I recently visited Switzerland and took the train to the Jungfrauhoch. The Jungfrauhoch is a saddle-like ridge between two mountain peaks, the Jungfrau and the Monch, where Swiss ingenuity has built the tallest train station in Europe (11,362 feet) and a complex surrounding it that contains several tourist attractions as well as the highest observatory in Europe (the Sphinx Observatory).
While there, I went out onto a panoramic point, and I filmed the video below. The video starts at the Jungfrau peak (13,642 feet), covers the Aletsch Glacier (the longest in Europe, 14 miles), and ends with views of the Sphinx Observatory and the Monch peak (13,484 feet). Apart from the beauty of the area, one thing that caught my attention were the birds.
These birds are flying around at altitudes of 11,000 to 12,000 feet in an area where nothing grows, and where there are no insects. What are these birds, and what do they eat? After some research, I found out that these birds are called "Alpine Choughs" or “Yellow Billed Choughs” (Pyrrhocorax graculus). Chough is pronounced “chuff”. They belong to the same family as crows, and they build their nests at these high altitudes. But what do they eat? As it turns out, each day these birds fly many miles to feast on fruits, seeds, and invertebrates at lower elevations below the tree line, and then fly back up to their high places. The birds also eat whatever the tourists or the staff of sky resorts and other high places such as the Jungfrauhoch feed them.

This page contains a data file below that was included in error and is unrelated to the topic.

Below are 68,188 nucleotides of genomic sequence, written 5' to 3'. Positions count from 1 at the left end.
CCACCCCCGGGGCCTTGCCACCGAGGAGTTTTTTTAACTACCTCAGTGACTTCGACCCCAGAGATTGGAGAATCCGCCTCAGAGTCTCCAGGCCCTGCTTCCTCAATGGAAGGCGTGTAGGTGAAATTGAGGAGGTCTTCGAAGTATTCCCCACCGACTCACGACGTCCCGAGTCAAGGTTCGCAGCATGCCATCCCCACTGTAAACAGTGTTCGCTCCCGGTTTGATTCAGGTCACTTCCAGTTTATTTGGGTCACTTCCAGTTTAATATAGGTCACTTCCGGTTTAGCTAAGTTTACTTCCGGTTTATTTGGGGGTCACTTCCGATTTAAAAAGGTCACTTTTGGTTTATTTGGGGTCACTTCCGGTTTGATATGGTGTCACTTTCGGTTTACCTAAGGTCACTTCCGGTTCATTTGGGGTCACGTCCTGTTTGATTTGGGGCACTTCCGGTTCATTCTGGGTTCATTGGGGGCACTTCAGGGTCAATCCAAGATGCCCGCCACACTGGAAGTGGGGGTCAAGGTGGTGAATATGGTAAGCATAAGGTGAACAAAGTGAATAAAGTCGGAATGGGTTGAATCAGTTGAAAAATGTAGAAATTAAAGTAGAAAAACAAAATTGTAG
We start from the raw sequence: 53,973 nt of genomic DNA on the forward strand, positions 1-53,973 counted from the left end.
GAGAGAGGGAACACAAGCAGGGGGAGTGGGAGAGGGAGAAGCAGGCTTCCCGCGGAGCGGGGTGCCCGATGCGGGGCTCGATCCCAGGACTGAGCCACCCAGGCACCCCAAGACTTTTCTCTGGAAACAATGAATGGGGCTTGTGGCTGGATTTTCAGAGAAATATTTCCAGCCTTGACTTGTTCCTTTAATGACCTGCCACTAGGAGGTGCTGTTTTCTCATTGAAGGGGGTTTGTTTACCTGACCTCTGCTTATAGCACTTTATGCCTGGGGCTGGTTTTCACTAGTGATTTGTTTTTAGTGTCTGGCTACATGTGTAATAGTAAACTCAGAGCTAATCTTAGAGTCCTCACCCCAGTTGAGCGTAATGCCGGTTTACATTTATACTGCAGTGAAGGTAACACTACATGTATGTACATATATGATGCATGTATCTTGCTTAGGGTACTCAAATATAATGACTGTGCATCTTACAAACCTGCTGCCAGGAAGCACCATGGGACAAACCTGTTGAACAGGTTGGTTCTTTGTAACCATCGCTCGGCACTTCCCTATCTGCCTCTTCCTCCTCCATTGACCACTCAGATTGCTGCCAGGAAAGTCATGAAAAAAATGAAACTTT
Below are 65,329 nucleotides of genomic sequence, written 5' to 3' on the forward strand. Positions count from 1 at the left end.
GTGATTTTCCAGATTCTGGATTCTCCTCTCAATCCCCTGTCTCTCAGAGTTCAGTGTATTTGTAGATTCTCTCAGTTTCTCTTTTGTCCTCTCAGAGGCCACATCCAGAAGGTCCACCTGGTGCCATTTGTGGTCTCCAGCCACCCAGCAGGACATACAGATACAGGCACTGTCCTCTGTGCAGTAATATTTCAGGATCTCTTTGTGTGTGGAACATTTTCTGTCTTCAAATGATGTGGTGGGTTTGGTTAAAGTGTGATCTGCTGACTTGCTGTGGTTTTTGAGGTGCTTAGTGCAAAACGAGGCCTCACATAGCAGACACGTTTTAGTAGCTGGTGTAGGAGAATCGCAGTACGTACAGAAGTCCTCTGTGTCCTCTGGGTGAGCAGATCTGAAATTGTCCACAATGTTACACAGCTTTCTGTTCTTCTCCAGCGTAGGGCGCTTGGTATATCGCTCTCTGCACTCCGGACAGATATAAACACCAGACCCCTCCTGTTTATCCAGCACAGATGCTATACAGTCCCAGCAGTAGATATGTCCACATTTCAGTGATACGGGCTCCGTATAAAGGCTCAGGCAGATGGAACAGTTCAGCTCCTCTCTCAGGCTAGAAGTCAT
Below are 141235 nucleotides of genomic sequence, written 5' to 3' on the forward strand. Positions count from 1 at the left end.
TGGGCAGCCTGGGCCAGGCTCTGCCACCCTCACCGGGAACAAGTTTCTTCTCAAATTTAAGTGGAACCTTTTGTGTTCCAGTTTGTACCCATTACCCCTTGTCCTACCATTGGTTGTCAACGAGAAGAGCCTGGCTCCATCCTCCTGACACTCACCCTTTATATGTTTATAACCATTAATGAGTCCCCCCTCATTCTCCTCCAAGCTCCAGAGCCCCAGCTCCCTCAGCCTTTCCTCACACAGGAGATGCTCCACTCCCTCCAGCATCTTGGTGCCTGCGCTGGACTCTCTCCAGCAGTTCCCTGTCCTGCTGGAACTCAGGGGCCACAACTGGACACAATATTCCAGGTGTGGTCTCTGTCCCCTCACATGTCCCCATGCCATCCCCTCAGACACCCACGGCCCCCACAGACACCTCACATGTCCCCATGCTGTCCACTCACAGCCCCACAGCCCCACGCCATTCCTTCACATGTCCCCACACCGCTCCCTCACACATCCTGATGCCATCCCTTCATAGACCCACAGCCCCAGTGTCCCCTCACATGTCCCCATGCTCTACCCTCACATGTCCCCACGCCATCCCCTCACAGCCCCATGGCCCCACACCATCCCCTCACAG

The images belong to the author and can only be used with permission.